And this I pray. This is the purport of the prayer already mentioned in Philippians 1:4. The conjunction ἵνα marks the end of St. Paul's prayer, and so its purport. That your love may abound yet more and more. Your love; not love for the apostle only, but the grace of Christian charity. St. Paul finds no fault with the Philippians, but "ignis in apostolo nunquam dicit, Sufficit" (Bengel). He prays for their continued growth in love, but not unintelligent love. In knowledge and in all judgment. ἐπίγνωσις is a stronger word than γνῶσις: it means full, complete knowledge. The Greek αἴσθησις (literally, sense) occurs only here in the New Testament, though αἰσθητήρια (organs of sense) is found in Hebrews 5:14. "Discernment," the rendering of R.V., is more correct than "judgment." It is, Bishop Wordsworth says, "that delicate tact and instinct, which almost intuitively perceives what is right, and almost unconsciously shrinks from what is wrong." It cannot exist without love. "Every one that loveth is born of God, and knoweth God." With love there comes a spiritual sense, spiritual sight, spiritual hearing, a sense of the beauty of holiness, a fine perception of Christian propriety; ἡ ἀγάπη οὐκ ἀσχημονεῖ.
That ye may approve things that are excellent. Love, issuing in spiritual discernment, would enable them to recognize, to test, to prove things that are excellent; so Bengel, "Non modo prae malts bona, seal in bonds optima." This seems better than the alternative rendering, "to prove the things that differ" (comp. Romans 2:18). That ye may be sincere and without offense till the day of Christ. εἰλικρινής according to the common derivation (from εἵλη, sunlight, and κρίνω), means "judged in the full light of the sun," that is, pure, true; comp. John 2:21, "He that doeth truth cometh to the light, that his deeds may be made manifest, that they are wrought in God." According to another possible derivation, the word would mean "unmixed," that is, genuine, sincere. "Without offense" may be taken actively or passively; without giving offense (causing stumbling) to others, or without stumbling themselves. Perhaps the latter sense is more suitable here. He prays that the Philippians may be true and pure inwardly, and blameless in their outward lives. "Till," rather, "against the day of Christ." The preposition εἰς does not denote time only, as ἄχρις in Verse 6; it implies preparation.
Being filled with the fruits of righteousness. The best manuscripts read "fruit." He prays that their love may abound, not only in knowledge and discernment, but also in the fruit of holy living. The fruit of righteousness is sanctification, which springs from justification, and manifests itself in holy living (comp. Amos 6:12; Galatians 5:22). Which are by Jesus Christ; rather, through. The righteousness of God's saints is not that" which is of the Law, but that which is through the faith of Christ" (comp. John 15:4). The branch lives by the life of the vine; the Christian lives by the life of Christ. It is his life, living in, assimilated by the Christian soul, which brings forth the fruit of righteousness. Unto the glory and praise of God. The righteousness of God's saints, springing from the abiding presence of Christ, shows forth the glory of God. The glory of God is his majesty in itself; praise is the acknowledgment of this majesty by the voice and heart of man. The glory of God is the end of all Christian effort.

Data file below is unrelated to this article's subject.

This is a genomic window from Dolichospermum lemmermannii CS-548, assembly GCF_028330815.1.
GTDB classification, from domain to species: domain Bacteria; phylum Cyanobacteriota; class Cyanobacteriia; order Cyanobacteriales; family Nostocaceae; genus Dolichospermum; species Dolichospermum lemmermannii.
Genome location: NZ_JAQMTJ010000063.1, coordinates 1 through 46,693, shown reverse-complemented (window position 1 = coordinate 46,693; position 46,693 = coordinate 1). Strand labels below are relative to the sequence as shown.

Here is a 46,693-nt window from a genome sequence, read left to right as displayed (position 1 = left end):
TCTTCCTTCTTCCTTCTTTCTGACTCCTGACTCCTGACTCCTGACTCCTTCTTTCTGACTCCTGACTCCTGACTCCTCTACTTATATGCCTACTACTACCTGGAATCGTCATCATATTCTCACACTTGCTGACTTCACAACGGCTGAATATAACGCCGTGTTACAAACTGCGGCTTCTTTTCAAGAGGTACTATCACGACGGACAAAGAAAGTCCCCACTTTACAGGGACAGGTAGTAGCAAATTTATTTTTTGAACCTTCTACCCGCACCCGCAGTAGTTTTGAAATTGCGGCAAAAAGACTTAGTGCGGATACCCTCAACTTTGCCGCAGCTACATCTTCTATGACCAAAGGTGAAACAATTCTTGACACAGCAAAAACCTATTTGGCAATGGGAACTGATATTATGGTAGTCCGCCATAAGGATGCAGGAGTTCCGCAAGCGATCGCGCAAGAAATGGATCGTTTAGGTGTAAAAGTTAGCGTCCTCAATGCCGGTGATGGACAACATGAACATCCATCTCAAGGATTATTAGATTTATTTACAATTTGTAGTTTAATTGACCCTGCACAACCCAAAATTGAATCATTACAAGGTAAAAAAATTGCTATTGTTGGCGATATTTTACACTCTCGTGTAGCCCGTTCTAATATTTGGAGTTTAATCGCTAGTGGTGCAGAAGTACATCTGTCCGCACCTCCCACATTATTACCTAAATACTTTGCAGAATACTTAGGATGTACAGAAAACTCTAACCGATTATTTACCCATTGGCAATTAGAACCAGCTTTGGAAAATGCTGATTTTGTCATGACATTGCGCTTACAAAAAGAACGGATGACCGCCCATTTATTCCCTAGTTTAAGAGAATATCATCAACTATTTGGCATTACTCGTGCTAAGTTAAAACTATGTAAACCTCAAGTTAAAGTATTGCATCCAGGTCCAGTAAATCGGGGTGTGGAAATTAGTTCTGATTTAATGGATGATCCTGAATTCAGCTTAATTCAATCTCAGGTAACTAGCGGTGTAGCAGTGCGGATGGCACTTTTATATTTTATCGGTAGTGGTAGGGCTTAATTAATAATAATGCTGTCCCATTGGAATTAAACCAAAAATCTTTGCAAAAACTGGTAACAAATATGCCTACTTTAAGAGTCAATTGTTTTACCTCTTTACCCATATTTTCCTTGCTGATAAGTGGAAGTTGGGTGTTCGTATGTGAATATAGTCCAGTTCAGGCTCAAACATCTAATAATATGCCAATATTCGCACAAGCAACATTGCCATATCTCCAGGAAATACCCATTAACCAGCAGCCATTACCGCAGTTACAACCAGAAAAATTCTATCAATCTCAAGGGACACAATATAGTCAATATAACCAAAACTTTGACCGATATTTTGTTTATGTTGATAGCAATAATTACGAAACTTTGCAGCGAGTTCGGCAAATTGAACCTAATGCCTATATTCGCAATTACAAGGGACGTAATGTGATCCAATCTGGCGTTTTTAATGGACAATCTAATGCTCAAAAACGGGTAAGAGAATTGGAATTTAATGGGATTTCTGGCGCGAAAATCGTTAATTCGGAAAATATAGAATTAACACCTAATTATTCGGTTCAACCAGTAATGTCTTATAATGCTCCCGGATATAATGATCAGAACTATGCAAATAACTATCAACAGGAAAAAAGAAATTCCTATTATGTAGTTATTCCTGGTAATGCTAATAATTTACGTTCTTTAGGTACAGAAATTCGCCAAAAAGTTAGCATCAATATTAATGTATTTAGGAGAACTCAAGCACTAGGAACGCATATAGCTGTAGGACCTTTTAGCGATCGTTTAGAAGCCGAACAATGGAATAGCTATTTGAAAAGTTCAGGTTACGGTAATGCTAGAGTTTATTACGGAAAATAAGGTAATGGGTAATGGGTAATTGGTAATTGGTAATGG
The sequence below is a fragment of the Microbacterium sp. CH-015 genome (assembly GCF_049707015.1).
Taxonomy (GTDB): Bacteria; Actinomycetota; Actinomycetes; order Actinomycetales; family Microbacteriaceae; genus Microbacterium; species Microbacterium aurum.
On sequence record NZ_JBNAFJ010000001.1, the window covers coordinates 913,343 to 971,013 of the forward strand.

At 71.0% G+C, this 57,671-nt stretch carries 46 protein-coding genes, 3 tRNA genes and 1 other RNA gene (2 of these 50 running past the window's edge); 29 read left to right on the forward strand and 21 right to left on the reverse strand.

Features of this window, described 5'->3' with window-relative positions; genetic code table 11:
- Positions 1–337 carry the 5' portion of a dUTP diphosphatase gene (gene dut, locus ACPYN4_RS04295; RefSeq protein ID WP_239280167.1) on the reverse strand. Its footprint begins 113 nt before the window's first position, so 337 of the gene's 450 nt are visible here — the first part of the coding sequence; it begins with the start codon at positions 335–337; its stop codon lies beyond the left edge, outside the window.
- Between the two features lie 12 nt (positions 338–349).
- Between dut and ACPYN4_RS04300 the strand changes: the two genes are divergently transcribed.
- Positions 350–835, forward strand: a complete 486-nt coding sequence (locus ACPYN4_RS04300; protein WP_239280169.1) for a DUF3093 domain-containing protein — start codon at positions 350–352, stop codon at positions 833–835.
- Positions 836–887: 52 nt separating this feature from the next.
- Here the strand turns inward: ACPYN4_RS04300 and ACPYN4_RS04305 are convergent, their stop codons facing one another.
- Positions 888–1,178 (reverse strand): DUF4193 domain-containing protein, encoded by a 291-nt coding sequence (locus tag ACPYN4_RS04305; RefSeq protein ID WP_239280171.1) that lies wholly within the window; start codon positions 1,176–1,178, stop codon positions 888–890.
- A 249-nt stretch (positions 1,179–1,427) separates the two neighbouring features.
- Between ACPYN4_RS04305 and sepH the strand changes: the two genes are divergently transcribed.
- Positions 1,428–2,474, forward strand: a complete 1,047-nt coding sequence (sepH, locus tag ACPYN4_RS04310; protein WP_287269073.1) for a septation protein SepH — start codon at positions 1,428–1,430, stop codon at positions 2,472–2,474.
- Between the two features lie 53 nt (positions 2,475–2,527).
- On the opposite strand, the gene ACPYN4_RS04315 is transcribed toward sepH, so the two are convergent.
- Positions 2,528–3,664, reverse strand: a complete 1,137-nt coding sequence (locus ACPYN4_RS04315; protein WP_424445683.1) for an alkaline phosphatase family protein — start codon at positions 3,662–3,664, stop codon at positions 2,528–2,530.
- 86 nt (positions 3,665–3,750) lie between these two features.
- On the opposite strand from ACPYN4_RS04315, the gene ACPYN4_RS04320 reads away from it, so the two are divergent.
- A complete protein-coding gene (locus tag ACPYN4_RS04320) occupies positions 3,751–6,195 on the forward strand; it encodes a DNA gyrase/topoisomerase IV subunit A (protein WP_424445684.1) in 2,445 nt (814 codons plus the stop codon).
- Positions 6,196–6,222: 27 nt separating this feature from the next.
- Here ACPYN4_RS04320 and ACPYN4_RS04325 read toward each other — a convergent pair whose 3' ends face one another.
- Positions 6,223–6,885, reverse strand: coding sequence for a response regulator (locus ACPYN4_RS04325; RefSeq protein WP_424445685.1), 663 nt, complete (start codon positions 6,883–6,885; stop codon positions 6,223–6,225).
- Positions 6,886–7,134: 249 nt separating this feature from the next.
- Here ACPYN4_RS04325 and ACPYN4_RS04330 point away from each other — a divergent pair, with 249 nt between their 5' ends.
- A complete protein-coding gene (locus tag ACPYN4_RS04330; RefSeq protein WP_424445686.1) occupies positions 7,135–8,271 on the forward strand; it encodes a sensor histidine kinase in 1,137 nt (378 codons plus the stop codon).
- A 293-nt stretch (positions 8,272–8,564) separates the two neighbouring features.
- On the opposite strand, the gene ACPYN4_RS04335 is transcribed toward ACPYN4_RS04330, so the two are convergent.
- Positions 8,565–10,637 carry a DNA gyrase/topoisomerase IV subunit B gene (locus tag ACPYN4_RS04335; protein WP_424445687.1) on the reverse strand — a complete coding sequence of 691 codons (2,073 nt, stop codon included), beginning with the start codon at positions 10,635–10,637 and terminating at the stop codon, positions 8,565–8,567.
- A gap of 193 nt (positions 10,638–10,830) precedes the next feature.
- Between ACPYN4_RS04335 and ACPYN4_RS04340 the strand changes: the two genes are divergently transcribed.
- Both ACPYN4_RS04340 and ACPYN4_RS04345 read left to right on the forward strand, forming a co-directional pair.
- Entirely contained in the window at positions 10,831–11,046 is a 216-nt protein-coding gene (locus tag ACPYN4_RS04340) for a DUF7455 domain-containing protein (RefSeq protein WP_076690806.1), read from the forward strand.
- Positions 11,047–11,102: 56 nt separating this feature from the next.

But I would ye should understand, brethren, that the things which happened unto me have fallen out rather unto the furtherance of the gospel. After thanksgiving and prayer, St. Paul turns to his own imprisonment at Rome. That imprisonment, he says, has resulted in the furtherance of the gospel, rather than, as might have been expected, in its hindrance.
So that my bonds in Christ are manifest; rather, as R.V., so that my bonds became manifest in Christ. At first he seemed like ether prisoners; afterwards it became known that he suffered bonds, not for any crime, but in Christ, i.e. in fellowship with Christ and in consequence of the relation in which he stood to Christ. In all the palace; rather, as R.V., throughout the whole Praetorian Guard; literally, in the whole praetorium, The word elsewhere means a governor's house: Pilate's house in the Gospels, Herod's palace in Acts 23:35. But at Rome the name so used would give unnecessary offense, and there is no proof that it was ever used for the palatium there. St. Paul must have heard it constantly as the name of the Praetorian regiment; he was kept chained to a soldier of that corps (Acts 28:16); and as his guard was continually relieved, his name and sufferings for Christ would become gradually known throughout the force. Others, on the authority of a passage in Dion Cassius, understand the word of the barracks of that part of the Praetorian guard attached to the imperial residence on the Palatine. But the passage relates to the time of Augustus, before the Praetorian cohorts were established by Tiberius in the camp outside of the Colline Gate. And in all other places; rather, as R.V. and to all the rest; generally, that is, throughout the city.
And many of the brethren in the Lord; rather, and that most. Most of the brethren took courage; there were exceptions. Waxing confident by my bonds. The words, "in the Lord," are perhaps better taken with being "confident." Their confidence rests upon St. Paul's bonds, but it is in the Lord. St. Paul's example gives them courage, because they know that he is suffering for the love of Christ, and is supported in his sufferings by the grace of Christ. Are much more bold to speak the word without fear; better, more abundantly, as R.V. The best manuscripts read here, "the Word of God."